6. Fox Launch D30 Knee Guard
The Fox Launch has an emphasis on protection, but the ability to pedal in them is still great. I don’t bother taking them off on flat rides (such as riding home from the park), as they are absolutely fine for pedaling in. What I do find difficult is how sweaty they get on climbs, so I do tend to avoid putting them on until I need them.
The protection is excellent. The D30 material is flexible until you need it, and it extends from over the knee down to the shins. This gives you a little more protection than many other knee guards. On either side of the D30 pad, there is some reasonably dense foam padding. This keeps all the fragile bones on either side of the knee padded and out of harm’s way.
The adjustable straps on the top and bottom of the sleeve mean that they never slide out of place. And it also means I can undo the Velcro strap to keep the pads around my calves/shins until I need them.
The downside of the durable material (perforated neoprene) is that they are very warm to ride in. The backs have a circular hole cut from behind the knee, which helps with airflow. But generally, they tend to get a bit sweaty.
They are an exceptionally durable set of knee pads too. You can pull them on without having to worrying about them ripping, and they can certainly handle a crash or two. I have used mine for over two years now, and besides the smell, they are still in fantastic condition!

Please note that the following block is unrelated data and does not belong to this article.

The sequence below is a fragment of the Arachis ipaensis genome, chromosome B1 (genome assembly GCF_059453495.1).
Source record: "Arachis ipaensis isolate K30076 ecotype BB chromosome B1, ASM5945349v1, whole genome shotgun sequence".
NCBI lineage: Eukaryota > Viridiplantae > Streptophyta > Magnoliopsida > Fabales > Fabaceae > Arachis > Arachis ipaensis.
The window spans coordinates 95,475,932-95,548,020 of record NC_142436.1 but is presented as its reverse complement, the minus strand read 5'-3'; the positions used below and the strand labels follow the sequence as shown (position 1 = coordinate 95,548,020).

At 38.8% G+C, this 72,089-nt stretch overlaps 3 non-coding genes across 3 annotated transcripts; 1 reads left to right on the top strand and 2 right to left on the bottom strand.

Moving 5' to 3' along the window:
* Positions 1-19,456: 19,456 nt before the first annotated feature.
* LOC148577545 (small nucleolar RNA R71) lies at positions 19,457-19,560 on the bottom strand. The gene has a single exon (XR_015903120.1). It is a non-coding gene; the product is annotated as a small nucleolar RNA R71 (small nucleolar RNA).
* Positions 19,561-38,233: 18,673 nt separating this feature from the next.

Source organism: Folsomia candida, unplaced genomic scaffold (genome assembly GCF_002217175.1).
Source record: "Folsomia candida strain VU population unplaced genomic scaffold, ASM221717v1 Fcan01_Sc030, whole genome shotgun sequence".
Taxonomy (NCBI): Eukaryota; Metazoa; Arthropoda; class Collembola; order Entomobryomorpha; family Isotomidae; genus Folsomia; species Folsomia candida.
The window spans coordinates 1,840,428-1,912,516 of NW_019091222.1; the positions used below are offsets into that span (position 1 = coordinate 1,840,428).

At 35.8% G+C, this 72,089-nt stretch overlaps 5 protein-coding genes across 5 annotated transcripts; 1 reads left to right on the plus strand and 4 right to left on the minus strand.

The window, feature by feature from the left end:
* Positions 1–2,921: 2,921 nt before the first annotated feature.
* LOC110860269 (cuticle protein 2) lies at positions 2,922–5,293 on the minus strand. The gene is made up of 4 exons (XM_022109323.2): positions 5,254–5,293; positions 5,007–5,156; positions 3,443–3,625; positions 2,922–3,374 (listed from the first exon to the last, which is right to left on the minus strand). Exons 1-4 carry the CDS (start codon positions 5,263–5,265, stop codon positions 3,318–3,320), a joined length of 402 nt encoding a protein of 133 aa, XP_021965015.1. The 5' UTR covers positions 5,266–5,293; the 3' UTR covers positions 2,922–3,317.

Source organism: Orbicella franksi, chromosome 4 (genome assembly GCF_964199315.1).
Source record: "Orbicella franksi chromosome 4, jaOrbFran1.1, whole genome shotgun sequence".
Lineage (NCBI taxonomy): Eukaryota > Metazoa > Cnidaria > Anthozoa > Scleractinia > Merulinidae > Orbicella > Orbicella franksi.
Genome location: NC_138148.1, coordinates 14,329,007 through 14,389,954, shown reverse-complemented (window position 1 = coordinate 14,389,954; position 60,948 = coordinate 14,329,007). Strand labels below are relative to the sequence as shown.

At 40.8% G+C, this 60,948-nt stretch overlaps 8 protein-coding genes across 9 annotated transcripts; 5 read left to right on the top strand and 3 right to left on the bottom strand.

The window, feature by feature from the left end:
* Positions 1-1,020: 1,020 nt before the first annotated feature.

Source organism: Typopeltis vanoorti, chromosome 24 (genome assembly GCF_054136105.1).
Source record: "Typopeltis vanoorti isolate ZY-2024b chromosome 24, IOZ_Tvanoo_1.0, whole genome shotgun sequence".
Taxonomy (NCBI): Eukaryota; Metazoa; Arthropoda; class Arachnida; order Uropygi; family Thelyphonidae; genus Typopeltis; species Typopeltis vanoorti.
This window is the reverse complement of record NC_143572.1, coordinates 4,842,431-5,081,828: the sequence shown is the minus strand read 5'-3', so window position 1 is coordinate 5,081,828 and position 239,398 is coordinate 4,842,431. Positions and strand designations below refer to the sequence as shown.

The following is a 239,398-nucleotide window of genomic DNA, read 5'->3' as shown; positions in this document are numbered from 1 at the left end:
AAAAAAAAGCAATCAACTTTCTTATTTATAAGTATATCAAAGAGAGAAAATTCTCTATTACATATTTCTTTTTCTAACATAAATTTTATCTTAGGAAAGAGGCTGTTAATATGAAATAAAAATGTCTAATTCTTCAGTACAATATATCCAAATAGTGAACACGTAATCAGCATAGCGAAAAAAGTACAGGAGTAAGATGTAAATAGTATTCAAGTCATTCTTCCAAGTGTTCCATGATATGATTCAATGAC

Effectively, the Fox Launch D30 is a pedal-friendly option for the rider wanting greater levels of protection but doesn’t mind the warmth that comes with it!
When looking for the best pedal friendly mountain bike knee pads, it does tend to be a bit of a trade-off between how much protection the pads offer and how well ventilated they are while riding. Fortunately, as new technologies develop, we are getting higher quality products that are not only highly protective but also reasonably lightweight. The Fox Enduro D30 knee guard and the Leatt AirFlex Pro are good examples of striking a balance between the two.
For a little more impact protection, consider the Leatt AirFlex Pro and the Fox Launch D30, as they provide frontal and side protection for the knee and shins.
For those of you who do tend to spend a bit of time at the park, you will want set of knee pads that are a bit more protective. If you pedal a bit as well on your rides, you can either store the knee pads around your shins/ in a bag/ on the handlebars etc until you need them. Or consider investing in two sets of knee pads, each serving different purposes.
As far as protective gear goes, knee pads are very essential items for mountain bikers.
If you want more information on knee pads, check out how to choose MTB knee pads here.